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HomeAchieversBelmont Students Present Research at Alpha Chi National Honor Society Super-Regional Convention

Belmont Students Present Research at Alpha Chi National Honor Society Super-Regional Convention

Alpha Chi.jpg.pngEight students from Belmont University presented research papers at the Alpha Chi National Honor Society Convention at the Peabody Hotel in Little Rock, Ark., April 3-4. Faculty advisors Rachel Rigsby and Jonathan Thorndike also attended the convention. The annual Alpha Chi convention is organized around student presentations by juniors and seniors from their respective chapters. Convention attendees also visited the Clinton Presidential Center and the Heifer International World Headquarters.
Membership in Alpha Chi is the highest academic honor awarded by Belmont University. Its members are invited based on their academic standing in the top 10% of the junior and senior classes within any academic major. Belmont has had an active chapter of Alpha Chi for over 25 years. Dr. Sarah Ann Stewart (Mathematics) is the current sponsor, and Dr. Rachel Rigsby (Chemistry) is the assistant sponsor. Dr. Jonathan Thorndike is Region III Secretary-Treasurer. Alpha Chi Region III includes the colleges and universities with chapters in Alabama, Washington, D.C., Florida, Georgia, Mississippi, North and South Carolina, Tennessee and Virginia.
The convention’s keynote speaker was Carlotta Walls Lanier, who made history in September 1957 when, at age 14, she became the youngest of nine students to integrate Little Rock Central High School. The students became known around the world as the “Little Rock Nine” and changed the face of American education forever. Conventioneers received a copy of Lanier’s book, A Mighty Long Way.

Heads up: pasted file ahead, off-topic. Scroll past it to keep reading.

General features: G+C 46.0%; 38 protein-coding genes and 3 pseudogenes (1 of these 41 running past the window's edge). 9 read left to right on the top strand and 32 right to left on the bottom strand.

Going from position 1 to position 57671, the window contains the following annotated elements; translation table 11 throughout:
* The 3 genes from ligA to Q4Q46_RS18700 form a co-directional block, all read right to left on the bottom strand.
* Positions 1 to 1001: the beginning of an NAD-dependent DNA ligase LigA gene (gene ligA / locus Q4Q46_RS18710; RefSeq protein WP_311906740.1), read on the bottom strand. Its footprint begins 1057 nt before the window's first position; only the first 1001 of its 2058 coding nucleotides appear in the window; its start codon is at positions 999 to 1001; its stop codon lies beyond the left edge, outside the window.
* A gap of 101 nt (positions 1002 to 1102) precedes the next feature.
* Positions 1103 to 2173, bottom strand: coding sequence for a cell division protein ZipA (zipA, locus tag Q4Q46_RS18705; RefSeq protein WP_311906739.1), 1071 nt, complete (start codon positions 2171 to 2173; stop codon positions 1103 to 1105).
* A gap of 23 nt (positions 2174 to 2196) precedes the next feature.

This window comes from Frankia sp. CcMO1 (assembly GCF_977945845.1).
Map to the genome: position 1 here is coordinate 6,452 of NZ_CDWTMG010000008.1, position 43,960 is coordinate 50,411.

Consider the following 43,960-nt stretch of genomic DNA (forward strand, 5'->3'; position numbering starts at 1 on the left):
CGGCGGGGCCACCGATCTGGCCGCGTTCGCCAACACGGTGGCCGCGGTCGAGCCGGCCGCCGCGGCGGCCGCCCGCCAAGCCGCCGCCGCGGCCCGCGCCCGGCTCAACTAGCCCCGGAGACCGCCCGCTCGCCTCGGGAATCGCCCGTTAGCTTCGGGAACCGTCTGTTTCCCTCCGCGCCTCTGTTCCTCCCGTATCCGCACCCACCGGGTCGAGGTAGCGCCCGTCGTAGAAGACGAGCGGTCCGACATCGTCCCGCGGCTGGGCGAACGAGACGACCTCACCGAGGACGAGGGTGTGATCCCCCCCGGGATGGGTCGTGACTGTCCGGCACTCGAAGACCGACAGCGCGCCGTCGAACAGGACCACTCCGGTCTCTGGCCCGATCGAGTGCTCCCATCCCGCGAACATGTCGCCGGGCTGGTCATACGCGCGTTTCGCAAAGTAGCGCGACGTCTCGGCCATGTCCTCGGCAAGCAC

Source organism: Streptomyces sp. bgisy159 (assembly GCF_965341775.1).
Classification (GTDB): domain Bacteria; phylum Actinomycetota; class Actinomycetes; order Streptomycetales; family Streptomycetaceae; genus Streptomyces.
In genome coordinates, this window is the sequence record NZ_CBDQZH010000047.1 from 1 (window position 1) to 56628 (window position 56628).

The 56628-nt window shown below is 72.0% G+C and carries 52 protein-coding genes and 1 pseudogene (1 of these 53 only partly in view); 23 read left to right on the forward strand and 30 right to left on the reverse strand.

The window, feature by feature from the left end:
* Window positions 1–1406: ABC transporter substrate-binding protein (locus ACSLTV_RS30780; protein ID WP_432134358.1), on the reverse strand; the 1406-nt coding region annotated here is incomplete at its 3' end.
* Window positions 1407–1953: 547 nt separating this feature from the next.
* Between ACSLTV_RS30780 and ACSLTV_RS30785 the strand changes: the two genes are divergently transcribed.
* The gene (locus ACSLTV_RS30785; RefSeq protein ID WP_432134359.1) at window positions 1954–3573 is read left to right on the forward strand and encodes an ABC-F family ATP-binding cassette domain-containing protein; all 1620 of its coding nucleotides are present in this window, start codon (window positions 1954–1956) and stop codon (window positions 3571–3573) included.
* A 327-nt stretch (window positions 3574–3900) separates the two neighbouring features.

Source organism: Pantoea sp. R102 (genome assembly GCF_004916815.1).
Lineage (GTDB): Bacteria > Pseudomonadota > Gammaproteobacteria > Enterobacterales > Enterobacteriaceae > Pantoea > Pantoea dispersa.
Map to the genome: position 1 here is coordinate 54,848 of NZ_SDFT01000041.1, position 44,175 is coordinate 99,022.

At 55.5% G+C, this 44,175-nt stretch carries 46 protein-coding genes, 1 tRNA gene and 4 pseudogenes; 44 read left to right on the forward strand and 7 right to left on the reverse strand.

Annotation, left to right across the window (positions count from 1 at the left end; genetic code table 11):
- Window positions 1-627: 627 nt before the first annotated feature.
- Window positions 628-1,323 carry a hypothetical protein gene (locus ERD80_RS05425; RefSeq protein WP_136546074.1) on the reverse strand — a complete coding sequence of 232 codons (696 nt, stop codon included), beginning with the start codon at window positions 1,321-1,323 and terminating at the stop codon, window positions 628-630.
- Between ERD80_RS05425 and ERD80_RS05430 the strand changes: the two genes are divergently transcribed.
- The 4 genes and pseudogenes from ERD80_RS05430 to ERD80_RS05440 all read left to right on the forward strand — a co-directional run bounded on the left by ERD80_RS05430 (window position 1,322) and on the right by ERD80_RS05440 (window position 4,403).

Belmont student presentations included:
– In the health sciences section, Julie Malkowski presented her research on “The Search for an End to Aging.”
– In the music section, Lindsay Thompson presented her research on “Music and the Brain.” She discussed what happens inside a listener’s head when he or she listens to music and how certain people are predisposed to be skilled at music due to brain information processing.
– Also in the music section, Allison Simmons discussed “Extending the Piano: Beyond the Black and White.”
– In anthropology and sociology, Amanda Danley presented research on “In Search of the Sacred Cosmos.” This senior thesis explores the contemporary application of Emile Durkheim’s sacred-profane dichotomy in a narrative context. Amanda’s research was based primarily on the theories of Durkheim and Peter Berger, as well as a case study she conducted on rituals within fraternal organizations.
– Also in anthropology and sociology, Jill Johnson discussed “The Death Penalty and Its Abolition Movement as Analyzed Through the Theories of Foucault and Durkheim.” Foucault approaches the death penalty as a manifestation of both power and knowledge being held by the elite. Durkheim, however, sees the death penalty as a function of society that improves social solidarity and reinforcement of the “conscience collective.”
– In the Business Section, Laura Haupt presented “A Man of Vision.”
– Also in the business section, Lauren Cooper discussed “A New Kind of Pirate.”
– In the religion section, Anny Knight presented her creative essay titled “I Found God in a Textbook.”

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